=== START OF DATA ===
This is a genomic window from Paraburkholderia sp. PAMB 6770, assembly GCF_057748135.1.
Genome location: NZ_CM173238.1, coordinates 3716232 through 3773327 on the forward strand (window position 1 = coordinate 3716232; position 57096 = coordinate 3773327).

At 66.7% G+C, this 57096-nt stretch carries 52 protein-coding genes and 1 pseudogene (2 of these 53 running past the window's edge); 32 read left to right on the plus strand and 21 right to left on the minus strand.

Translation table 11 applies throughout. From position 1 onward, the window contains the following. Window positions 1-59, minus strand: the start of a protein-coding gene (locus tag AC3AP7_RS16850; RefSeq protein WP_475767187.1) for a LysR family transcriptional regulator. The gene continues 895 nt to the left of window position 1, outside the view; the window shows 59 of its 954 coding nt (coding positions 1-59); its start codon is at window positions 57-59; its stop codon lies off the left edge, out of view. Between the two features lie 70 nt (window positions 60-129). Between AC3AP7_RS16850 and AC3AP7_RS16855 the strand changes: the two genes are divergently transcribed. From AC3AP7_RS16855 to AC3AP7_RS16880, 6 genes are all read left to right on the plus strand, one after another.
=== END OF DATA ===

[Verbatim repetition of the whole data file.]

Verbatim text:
This is a genomic window from Paraburkholderia sp. PAMB 6770, assembly GCF_057748135.1.
Genome location: NZ_CM173238.1, coordinates 3716232 through 3773327 on the forward strand (window position 1 = coordinate 3716232; position 57096 = coordinate 3773327).

At 66.7% G+C, this 57096-nt stretch carries 52 protein-coding genes and 1 pseudogene (2 of these 53 running past the window's edge); 32 read left to right on the plus strand and 21 right to left on the minus strand.

Translation table 11 applies throughout. From position 1 onward, the window contains the following. Window positions 1-59, minus strand: the start of a protein-coding gene (locus tag AC3AP7_RS16850; RefSeq protein WP_475767187.1) for a LysR family transcriptional regulator. The gene continues 895 nt to the left of window position 1, outside the view; the window shows 59 of its 954 coding nt (coding positions 1-59); its start codon is at window positions 57-59; its stop codon lies off the left edge, out of view. Between the two features lie 70 nt (window positions 60-129). Between AC3AP7_RS16850 and AC3AP7_RS16855 the strand changes: the two genes are divergently transcribed. From AC3AP7_RS16855 to AC3AP7_RS16880, 6 genes are all read left to right on the plus strand, one after another.